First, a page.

Tag Archives: Kathryn Kaiser

So glad so many teachers at @The_School are participating in @CSEdWeek’s #HourOfCode!

GoogleDoodle for Grace Hopper's 107th birthday
Today’s GoogleDoodle commemorates Grace Hopper’s 107th birthday, and this whole week (December 9-15, 2013) is designated as Computer Science Education Week. In order to get people, especially kids, interested in coding, Code.org and @CSEdWeek are imploring folks around the world to participate in an Hour of Code.

I received the following by email today:

Today, over 5 million students — in 25,000 classrooms, across 160 countries — will be first to experience the Hour of Code, to learn one hour of computer science through Code.org’s new learning platform, with video tutorials by Mark Zuckerberg, Chris Bosh and Bill Gates, or through other activities.

Try an Hour of Code now at http://hourofcode.com

https://www.youtube.com/watch?v=FC5FbmsH4fw

Code.org and all the partners behind Computer Science Education Week encourage students, parents, and educators worldwide to engage in computer science. This isn’t just about one hour. See new free curriculum or how to partner with Code.org to bring CS to your whole district at http://code.org/educate

Please join us in supporting this unprecedented event to make history for computer science. If you’re doing your own Hour of Code, share it with the world using #HourofCode.

There are great tutorials and activities on the Hour of Code site, so as a prequel to this week, Dylan Ryder and I organized a buddy activity on Friday afternoon to get older kids and younger kids to run through a command code scenario using scenes from Angry Birds and Plants vs. Zombies.(You can jump around the 20 different levels on the site here: http://learn.code.org/hoc/1) Many thanks to Kathryn Kaiser, Primary Division Principal, for helping us to coordinate with teachers and students from six different grades!

Hour Of Code

6th graders paired with 2nd graders, 5th graders paired with 1st Graders, and 4th graders paired with Kindergarteners. @DylanMRyder captured and tweeted a terrific image which was further retweeted by Code.org!

Girls love to program! #HourofCode kicks off @CSEdWeek early @The_School. 4th grdrs teach K buddies to code. #edtech pic.twitter.com/ebyEk7KvRC

— Dylan Ryder (@DylanMRyder) December 6, 2013

Later this week, middle school math teachers (Katie Reimer, Sabrina Goldberg, and Katie Hildebrandt) will be offering 6th, 7th, and 8th graders choice activities on Wednesday to further participate in the Hour of Code.

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Amazing #edtech #maker event for @The_School faculty happening now! Thanks @110kaiser!

Kathryn Kaiser, Primary Division Head at The School at Columbia University, was inspired by Sylvia Martinez (@smartinez) and Gary Stager (@garystager) at ISTE’s annual conference this summer. Sylvia and Gary co-wrote the recent practical book, Invent to Learn: Making, Tinkering, and Engineering in the Classroom. As per the book’s website, the book is about:

Using technology to make, repair, or customize the things we need brings engineering, design, and computer science to the masses. Fortunately for educators, this maker movement overlaps with the natural inclinations of children and the power of learning by doing.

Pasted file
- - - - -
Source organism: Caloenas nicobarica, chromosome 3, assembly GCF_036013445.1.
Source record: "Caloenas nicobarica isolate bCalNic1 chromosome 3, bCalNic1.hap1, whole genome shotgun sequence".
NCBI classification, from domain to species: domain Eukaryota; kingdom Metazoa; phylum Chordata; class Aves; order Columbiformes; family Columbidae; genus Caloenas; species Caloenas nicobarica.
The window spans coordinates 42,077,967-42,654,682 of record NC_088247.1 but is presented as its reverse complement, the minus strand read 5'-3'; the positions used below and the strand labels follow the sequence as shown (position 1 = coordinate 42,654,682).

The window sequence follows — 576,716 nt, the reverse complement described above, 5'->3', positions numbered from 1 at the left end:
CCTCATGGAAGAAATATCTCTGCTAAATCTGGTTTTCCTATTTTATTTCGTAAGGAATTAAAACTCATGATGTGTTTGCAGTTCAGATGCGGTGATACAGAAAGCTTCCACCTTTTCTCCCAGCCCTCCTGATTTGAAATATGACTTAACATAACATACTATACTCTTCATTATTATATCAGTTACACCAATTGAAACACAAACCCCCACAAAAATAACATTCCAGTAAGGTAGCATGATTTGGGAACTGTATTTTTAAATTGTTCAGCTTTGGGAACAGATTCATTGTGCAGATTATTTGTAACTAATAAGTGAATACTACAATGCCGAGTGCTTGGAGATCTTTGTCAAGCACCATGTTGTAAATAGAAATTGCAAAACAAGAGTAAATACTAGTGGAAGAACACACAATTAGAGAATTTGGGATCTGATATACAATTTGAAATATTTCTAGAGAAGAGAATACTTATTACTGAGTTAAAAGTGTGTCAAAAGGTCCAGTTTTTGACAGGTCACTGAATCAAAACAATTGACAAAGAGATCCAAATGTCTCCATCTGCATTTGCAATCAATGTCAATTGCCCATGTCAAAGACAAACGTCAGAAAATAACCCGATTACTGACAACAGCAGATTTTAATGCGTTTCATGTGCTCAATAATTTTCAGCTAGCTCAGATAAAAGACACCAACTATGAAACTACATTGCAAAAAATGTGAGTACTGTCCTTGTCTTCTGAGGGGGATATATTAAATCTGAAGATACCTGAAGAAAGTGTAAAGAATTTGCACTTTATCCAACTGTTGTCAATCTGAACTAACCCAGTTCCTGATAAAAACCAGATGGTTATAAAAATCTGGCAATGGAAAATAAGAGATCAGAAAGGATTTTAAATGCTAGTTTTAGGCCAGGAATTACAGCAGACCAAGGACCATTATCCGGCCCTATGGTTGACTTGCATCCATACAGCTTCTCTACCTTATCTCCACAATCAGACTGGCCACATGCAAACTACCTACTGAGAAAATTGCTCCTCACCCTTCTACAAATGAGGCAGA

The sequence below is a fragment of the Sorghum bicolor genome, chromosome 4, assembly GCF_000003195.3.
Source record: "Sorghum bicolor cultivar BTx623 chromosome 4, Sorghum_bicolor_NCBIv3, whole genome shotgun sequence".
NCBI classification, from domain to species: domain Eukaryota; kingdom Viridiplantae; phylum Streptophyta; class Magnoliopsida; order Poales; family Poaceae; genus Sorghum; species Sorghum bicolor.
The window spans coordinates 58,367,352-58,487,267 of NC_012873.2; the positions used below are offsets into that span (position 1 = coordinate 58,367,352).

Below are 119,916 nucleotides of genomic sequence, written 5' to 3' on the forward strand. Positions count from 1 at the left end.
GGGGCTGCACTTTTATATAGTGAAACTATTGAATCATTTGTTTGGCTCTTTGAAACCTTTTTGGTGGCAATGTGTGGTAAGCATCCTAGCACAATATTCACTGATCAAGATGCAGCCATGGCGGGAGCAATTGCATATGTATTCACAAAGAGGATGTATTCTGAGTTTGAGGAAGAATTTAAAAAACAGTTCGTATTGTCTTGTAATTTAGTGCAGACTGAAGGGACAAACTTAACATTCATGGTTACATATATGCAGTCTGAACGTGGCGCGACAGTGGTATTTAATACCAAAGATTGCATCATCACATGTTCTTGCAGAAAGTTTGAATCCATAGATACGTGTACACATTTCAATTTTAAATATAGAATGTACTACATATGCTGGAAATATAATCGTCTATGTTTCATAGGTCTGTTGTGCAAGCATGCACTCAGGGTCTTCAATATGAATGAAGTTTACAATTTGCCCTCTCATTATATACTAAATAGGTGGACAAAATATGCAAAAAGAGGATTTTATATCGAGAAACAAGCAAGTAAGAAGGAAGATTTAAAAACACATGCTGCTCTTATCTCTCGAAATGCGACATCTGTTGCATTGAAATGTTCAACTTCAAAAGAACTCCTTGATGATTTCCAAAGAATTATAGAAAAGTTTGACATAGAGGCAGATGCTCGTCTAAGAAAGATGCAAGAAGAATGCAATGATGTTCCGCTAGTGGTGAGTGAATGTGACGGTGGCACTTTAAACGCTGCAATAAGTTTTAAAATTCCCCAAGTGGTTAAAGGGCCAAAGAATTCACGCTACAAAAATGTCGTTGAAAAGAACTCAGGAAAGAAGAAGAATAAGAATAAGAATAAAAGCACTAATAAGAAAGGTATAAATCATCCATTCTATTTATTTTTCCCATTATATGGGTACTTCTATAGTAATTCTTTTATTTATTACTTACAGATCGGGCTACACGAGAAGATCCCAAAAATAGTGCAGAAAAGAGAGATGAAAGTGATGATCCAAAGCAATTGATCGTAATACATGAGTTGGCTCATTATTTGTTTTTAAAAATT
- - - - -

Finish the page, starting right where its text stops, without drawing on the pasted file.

Kathryn purchased a ton of materials and set up 10 stations for faculty to explore, tinker, make, collaborate, and share. Below is the document she sent out to faculty listing the stations and supplies. I asked her to also task faculty with thinking of ways to incorporate these ideas into their current or future classroom projects.

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Just had our first Tweetup at @The_School! Lots of teachers and administrators in attendance. :)

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We just had our first Tweetup at The School at Columbia University. (I was totally inspired by the iPad App Shares that Gina Marcel (@fpgina) initiated this year.) For about 45 minutes after school today, teachers and administrators joined together to talk about how we can/do use Twitter to build a PLN (be it a Personal or Professional Learning Network) and collaborate, share, learn with others.

My 3 immediate goals were for attendees to share:
1. How to find people to follow
2. What “chats” to join
3. How to use a hashtag

I showed Jerry Blumengarten’s (@cybraryman1) ridiculously comprehensive list of educational chat hashtags: http://www.cybraryman.com/chats.html

In attendance today were:
Kathryn Kaiser (@110kaiser), Primary Division Head (K-2)
Kevin Fittinghoff (@kfittinghoff), Intermediate Division Head (3-5)
Belinda Nicholson, Middle Division Head (6-8)
Don Buckley (@donbuckley), Director of Innovation
Cristina Martinez (@cmfinlay), Server Manager Extraordinaire
Karen Blumberg (@SpecialKRB), Technology Integrator (5-8)
Stacy Bolton, Director of Communications
Nadine Renazile (@infobirdie), Librarian (5-8)
Nancy Wong (@scampnyc), Math Liasion (K-2)
Joyce Tsang (@jyc_nyc), Kindergarten Teacher
Catherine Georges (@CatherinGeorges), 7th Grade Social Studies Teacher
Clarisa Leal (@leal_cm), Spanish Teacher (multi-grade)
Talia Gonzalez (@TaliaGonzalez2), Spanish Teacher (multi-grade)

Based on the success of today’s gathering, Don (my boss) suggested holding another share in two weeks. 🙂

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